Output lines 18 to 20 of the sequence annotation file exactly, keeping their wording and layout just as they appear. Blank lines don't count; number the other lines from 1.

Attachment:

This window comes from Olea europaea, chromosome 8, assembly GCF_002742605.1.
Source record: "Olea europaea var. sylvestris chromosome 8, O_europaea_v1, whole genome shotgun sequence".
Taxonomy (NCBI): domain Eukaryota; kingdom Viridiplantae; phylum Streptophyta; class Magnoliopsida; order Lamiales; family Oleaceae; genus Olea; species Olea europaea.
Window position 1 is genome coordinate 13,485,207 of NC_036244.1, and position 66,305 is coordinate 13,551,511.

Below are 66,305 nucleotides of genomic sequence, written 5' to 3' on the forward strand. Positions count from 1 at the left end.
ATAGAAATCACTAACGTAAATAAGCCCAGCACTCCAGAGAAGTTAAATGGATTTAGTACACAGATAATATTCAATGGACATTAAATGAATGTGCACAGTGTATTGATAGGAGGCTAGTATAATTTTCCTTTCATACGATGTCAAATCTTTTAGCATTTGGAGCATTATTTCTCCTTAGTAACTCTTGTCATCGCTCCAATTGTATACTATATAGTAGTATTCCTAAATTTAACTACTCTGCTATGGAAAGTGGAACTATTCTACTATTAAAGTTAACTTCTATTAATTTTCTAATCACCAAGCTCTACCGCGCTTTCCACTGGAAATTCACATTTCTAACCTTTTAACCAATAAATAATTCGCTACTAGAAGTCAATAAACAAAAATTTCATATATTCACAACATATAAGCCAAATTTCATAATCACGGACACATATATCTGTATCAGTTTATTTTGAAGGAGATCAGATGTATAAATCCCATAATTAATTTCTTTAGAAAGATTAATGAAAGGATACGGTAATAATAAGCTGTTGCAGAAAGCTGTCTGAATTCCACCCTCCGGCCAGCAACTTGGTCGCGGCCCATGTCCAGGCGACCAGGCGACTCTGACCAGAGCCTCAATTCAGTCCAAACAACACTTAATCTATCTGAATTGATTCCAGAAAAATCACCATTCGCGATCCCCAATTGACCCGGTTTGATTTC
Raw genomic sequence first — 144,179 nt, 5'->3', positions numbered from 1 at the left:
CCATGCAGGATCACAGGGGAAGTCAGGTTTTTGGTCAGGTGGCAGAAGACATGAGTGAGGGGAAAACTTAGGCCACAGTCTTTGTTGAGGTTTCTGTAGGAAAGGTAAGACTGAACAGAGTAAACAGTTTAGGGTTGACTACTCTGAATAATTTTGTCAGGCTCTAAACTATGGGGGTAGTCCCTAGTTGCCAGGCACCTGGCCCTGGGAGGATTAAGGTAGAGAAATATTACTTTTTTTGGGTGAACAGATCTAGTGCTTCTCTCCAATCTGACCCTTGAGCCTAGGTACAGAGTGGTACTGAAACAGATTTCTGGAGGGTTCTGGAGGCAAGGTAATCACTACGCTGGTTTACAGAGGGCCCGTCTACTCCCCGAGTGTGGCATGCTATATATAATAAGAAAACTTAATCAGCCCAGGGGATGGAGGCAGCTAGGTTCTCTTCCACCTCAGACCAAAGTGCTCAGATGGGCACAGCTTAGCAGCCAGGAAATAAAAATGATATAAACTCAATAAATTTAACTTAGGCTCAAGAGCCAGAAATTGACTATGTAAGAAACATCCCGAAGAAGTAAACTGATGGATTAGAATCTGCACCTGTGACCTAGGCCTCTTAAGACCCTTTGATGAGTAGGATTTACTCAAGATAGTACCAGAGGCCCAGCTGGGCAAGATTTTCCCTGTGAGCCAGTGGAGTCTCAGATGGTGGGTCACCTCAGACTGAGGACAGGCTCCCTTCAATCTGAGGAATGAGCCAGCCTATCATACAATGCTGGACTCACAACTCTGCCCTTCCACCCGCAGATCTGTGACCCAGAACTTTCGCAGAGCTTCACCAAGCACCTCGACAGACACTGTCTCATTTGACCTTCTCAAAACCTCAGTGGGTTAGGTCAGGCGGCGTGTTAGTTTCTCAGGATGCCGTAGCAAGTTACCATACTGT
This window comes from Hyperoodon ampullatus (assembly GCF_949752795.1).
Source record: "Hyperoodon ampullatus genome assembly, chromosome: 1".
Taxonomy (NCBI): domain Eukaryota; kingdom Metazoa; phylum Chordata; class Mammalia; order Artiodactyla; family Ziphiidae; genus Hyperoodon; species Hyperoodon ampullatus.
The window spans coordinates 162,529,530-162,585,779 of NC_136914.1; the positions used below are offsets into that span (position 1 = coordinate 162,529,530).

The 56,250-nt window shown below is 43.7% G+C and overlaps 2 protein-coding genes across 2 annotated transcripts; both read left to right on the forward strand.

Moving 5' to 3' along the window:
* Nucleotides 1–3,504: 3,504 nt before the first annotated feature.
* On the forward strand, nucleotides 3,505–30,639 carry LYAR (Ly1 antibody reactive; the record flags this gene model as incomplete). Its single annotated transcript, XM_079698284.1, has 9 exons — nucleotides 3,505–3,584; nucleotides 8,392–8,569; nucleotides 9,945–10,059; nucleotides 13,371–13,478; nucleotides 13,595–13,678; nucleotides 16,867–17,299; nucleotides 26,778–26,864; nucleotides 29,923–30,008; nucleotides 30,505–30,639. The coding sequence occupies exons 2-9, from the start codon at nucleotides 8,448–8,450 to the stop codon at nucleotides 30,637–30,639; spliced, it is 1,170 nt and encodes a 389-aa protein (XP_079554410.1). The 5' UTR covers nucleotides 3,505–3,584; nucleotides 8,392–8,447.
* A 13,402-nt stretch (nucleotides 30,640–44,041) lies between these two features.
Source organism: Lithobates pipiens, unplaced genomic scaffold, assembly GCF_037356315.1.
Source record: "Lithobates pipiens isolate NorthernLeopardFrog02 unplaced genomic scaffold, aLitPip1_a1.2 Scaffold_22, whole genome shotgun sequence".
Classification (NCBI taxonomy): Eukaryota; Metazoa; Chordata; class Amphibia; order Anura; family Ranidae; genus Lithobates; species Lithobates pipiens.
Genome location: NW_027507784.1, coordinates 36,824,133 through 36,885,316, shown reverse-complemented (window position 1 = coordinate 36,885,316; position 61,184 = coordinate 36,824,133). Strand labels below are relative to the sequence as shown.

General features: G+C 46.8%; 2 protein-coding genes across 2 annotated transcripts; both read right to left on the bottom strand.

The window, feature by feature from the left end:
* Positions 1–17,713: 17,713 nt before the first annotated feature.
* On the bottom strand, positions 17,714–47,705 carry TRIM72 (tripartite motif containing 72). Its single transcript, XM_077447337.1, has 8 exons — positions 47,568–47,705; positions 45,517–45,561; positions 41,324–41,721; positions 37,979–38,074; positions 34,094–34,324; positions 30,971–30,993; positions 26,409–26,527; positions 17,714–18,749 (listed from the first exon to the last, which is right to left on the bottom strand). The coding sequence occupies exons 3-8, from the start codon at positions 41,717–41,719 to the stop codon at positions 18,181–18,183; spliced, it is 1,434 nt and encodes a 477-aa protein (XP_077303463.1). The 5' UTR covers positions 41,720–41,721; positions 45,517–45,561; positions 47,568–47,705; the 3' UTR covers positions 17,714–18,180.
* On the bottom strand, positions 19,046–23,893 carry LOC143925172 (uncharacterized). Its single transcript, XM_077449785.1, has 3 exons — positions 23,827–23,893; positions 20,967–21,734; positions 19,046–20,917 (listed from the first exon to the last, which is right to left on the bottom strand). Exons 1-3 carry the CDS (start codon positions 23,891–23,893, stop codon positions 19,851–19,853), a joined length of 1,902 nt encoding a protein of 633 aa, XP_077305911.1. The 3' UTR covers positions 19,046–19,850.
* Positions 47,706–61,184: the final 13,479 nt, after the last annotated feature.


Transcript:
Source organism: Lithobates pipiens, unplaced genomic scaffold, assembly GCF_037356315.1.
Source record: "Lithobates pipiens isolate NorthernLeopardFrog02 unplaced genomic scaffold, aLitPip1_a1.2 Scaffold_22, whole genome shotgun sequence".
Classification (NCBI taxonomy): Eukaryota; Metazoa; Chordata; class Amphibia; order Anura; family Ranidae; genus Lithobates; species Lithobates pipiens.